Will You Be Financially Ready to Retire? 5 Steps to Help You Get on Track.
Retirement – it’s the finish line to your long career. It also marks the beginning of more leisure time to be spent on hobbies, with family and friends and fulfilling life-long dreams. When you retire is not only determined by physical and mental readiness, but financial readiness too. Without the latter, a long anticipated retirement could be short-lived. Following, and sticking to, these five simple tips will help ensure you reach your retirement goals and enjoy your golden years.
1. Determine How Much You’ll Need to Cover Your Retirement Lifestyle
The first step to help ensure you are financially ready for retirement is to determine how much money you will need to save in order to meet your desired lifestyle in retirement. This may seem pretty elementary but according to First National Bank of Omaha’s 2018 ‘Retirement in America’ survey, 69 percent of respondents who have yet to retire have not calculated how much money they will need for retirement. “Guesstimating” your retirement budget or “just winging it” could have disastrous effects on your lifestyle in retirement and could result in you being forced to go to back to work.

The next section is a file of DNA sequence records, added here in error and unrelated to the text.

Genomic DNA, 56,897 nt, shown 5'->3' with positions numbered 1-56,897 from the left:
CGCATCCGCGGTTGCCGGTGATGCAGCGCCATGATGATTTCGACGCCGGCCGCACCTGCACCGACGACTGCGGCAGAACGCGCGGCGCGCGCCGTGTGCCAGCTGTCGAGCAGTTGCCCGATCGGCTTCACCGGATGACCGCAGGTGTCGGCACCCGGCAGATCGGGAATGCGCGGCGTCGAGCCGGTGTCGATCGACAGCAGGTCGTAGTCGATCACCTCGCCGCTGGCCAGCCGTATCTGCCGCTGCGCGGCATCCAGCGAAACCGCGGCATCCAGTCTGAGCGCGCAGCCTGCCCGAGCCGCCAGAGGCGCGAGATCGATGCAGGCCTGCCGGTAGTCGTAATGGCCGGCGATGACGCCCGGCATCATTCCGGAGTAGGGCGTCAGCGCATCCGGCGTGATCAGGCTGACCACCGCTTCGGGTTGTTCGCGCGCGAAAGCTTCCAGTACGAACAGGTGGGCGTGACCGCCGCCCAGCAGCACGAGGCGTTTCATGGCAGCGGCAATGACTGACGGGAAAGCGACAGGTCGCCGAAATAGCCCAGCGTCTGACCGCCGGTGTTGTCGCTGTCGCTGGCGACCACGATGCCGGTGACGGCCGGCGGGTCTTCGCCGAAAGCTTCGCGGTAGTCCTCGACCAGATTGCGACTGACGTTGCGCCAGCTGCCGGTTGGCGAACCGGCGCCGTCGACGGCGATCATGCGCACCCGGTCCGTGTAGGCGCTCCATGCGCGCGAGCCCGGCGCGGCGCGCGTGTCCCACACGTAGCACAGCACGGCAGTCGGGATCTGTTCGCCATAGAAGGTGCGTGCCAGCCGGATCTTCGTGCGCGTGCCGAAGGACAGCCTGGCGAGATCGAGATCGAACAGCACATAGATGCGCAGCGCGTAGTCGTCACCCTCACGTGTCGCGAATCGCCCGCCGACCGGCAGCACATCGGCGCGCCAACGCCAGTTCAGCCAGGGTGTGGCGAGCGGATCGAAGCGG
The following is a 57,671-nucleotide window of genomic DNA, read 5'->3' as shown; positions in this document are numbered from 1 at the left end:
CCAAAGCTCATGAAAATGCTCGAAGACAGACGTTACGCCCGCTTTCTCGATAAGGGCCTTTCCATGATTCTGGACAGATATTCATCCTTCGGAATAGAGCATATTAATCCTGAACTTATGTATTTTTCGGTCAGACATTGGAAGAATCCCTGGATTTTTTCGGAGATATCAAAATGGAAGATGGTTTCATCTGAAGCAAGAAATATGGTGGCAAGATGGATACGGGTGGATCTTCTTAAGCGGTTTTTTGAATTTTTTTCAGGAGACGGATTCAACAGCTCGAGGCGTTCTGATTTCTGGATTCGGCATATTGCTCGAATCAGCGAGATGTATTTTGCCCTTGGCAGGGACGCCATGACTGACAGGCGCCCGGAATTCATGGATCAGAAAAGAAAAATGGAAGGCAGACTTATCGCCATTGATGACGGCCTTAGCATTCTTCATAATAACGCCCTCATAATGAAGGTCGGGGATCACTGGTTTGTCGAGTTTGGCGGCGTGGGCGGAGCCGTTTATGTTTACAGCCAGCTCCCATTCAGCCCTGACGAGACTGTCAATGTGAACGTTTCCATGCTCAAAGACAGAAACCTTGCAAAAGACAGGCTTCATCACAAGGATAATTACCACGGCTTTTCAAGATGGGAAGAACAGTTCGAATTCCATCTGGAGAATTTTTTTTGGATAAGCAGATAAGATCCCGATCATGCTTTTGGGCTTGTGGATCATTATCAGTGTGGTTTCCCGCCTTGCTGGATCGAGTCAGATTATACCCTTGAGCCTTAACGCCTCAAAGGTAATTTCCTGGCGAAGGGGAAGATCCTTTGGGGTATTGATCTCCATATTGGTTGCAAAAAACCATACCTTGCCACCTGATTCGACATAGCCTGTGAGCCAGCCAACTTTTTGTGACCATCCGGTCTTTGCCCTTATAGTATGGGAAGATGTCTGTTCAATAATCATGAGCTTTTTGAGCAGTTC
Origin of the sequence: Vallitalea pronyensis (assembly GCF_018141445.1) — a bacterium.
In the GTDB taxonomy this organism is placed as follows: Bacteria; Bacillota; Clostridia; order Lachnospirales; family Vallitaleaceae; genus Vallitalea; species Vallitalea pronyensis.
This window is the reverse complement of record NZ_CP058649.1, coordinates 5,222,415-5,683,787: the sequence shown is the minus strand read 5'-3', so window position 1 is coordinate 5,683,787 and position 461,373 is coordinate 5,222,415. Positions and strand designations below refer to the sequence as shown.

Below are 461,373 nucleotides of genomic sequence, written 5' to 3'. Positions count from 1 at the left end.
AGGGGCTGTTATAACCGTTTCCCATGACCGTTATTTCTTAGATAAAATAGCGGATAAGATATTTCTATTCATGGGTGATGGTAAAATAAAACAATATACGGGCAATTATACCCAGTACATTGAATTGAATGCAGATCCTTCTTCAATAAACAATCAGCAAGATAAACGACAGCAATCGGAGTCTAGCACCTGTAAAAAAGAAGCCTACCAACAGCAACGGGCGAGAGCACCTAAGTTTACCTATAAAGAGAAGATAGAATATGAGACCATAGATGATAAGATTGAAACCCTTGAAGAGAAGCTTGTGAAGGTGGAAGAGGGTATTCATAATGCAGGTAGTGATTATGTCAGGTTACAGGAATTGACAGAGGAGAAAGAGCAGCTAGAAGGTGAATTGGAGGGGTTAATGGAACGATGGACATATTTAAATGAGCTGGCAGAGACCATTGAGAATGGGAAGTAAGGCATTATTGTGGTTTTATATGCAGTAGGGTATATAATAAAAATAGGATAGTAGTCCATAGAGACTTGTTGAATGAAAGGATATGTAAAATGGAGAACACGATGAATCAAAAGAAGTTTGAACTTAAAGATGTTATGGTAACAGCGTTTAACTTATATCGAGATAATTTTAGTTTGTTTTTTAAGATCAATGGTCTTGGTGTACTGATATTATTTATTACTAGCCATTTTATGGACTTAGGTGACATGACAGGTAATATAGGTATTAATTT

As a general rule of thumb, you should save enough to live on anywhere from 75 to 85 percent of your annual pre-retirement salary. Of course, that number varies depending on the extent to which you plan to maintain your pre-retirement lifestyle. Create your retirement budget by taking your current annual expenses and adjusting for any foreseeable changes to your lifestyle such as downsizing your home, increased travel expenses, changes to health insurance costs, etc. Subtract your projected expenses in retirement from any guaranteed sources of retirement income (Social Security retirement benefit, pension, annuity payments). This is the amount of annual expenses you must fund with savings. Multiply this amount by the number of years you expect to spend in retirement. That’s a general idea of how much you should plan to save before you retire. As income taxes both prior to and during retirement can have a material impact on which retirement savings options are best suited for you and how much you need to save for retirement, at First National Bank we recommend you work with a financial planner to develop a retirement savings goal that is unique to you.